“Ellerie Downing lives in the quiet town of Amity Falls in the Blackspire Mountain range–five narrow peaks stretching into the sky like a grasping hand, bordered by a nearly impenetrable forest from which the early townsfolk fought off the devils in the woods. To this day, visitors are few and rare. But when a supply party goes missing, some worry that the monsters that once stalked the region have returned. As fall turns to winter, more strange activities plague the town. They point to a tribe of devilish and mystical creatures who promise to fulfill the residents’ deepest desires, however grand and impossible, for just a small favor. But their true intentions are much more sinister, and Ellerie finds herself in a race against time before all of Amity Falls, her family, and the boy she loves go up in flames.”

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We Hunt the Flame by Hafsah Faizal
“Zafira is the Hunter, disguising herself as a man when she braves the cursed forest of the Arz to feed her people. Nasir is the Prince of Death, assassinating those foolish enough to defy his autocratic father, the sultan. If Zafira was exposed as a girl, all of her achievements would be rejected; if Nasir displayed his compassion, his father would punish him in the most brutal of ways. Both Zafira and Nasir are legends in the kingdom of Arawiya–but neither wants to be. War is brewing, and the Arz sweeps closer with each passing day, engulfing the land in shadow. When Zafira embarks on a quest to uncover a lost artifact that can restore magic to her suffering world and stop the Arz, Nasir is sent by the sultan on a similar mission: retrieve the artifact and kill the Hunter. But an ancient evil stirs as their journey unfolds–and the prize they seek may pose a threat greater than either can imagine.”

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The Infinity Courts by Akemi Dawn Bowman
“Eighteen-year-old Nami Miyamoto is certain her life is just beginning. She has a great family, just graduated high school, and is on her way to a party where her entire class is waiting for her—including, most importantly, the boy she’s been in love with for years. The only problem? She’s murdered before she gets there. When Nami wakes up, she learns she’s in a place called Infinity, where human consciousness goes when physical bodies die. She quickly discovers that Ophelia, a virtual assistant widely used by humans on Earth, has taken over the afterlife and is now posing as a queen, forcing humans into servitude the way she’d been forced to serve in the real world. Even worse, Ophelia is inching closer and closer to accomplishing her grand plans of eradicating human existence once and for all. As Nami works with a team of rebels to bring down Ophelia and save the humans under her imprisonment, she is forced to reckon with her past, her future, and what it is that truly makes us human.”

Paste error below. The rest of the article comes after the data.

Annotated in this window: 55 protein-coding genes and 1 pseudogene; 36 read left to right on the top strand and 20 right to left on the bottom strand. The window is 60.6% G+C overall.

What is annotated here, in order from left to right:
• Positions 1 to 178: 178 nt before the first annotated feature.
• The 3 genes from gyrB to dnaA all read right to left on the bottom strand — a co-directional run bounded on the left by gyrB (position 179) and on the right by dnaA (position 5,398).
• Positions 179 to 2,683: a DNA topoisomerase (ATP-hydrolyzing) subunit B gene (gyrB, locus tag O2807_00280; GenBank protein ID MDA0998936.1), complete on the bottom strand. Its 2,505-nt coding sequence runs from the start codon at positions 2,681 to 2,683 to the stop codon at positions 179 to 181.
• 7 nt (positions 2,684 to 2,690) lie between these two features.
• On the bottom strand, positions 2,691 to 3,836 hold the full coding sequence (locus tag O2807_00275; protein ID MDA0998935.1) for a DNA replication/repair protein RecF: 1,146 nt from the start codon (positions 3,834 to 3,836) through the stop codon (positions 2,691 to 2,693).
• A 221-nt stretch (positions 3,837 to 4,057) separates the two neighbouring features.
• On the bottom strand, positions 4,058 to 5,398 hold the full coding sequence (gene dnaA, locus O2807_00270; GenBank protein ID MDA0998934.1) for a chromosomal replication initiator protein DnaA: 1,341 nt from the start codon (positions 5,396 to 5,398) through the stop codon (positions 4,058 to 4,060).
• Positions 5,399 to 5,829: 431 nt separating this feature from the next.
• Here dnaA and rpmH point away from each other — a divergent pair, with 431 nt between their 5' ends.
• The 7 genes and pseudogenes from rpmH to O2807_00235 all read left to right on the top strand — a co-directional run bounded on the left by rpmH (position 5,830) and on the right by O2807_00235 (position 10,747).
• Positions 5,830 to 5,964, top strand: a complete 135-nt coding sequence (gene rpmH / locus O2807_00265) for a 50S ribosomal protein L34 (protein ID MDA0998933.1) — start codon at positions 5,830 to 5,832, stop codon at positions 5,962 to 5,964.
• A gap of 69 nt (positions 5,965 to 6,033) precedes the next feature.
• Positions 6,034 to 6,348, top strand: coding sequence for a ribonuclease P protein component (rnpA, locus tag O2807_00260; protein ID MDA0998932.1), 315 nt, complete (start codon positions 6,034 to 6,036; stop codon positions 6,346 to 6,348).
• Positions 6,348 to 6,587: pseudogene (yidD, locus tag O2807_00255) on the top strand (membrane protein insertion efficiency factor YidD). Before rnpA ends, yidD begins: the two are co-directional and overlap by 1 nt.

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All the Bad Apples by Moira Fowley-Doyle
“When Deena’s wild and mysterious sister Mandy disappears – presumed dead – her family are heartbroken. But Mandy has always been troubled. It’s just another bad thing to happen to Deena’s family. Only Deena refuses to believe it’s true. And then the letters start arriving. Letters from Mandy, claiming that their family’s blighted history is not just bad luck or bad decisions – but a curse, handed down through the generations. Mandy has gone in search of the curse’s roots, and now Deena must find her. What they find will heal their family’s rotten past – or rip it apart forever.”

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The Once and Future Witches by Alix E. Harrow
“In 1893, there’s no such thing as witches. There used to be, in the wild, dark days before the burnings began, but now witching is nothing but tidy charms and nursery rhymes. If the modern woman wants any measure of power, she must find it at the ballot box. But when the Eastwood sisters–James Juniper, Agnes Amaranth, and Beatrice Belladonna–join the suffragists of New Salem, they begin to pursue the forgotten words and ways that might turn the women’s movement into the witch’s movement. Stalked by shadows and sickness, hunted by forces who will not suffer a witch to vote-and perhaps not even to live-the sisters will need to delve into the oldest magics, draw new alliances, and heal the bond between them if they want to survive. There’s no such thing as witches. But there will be.”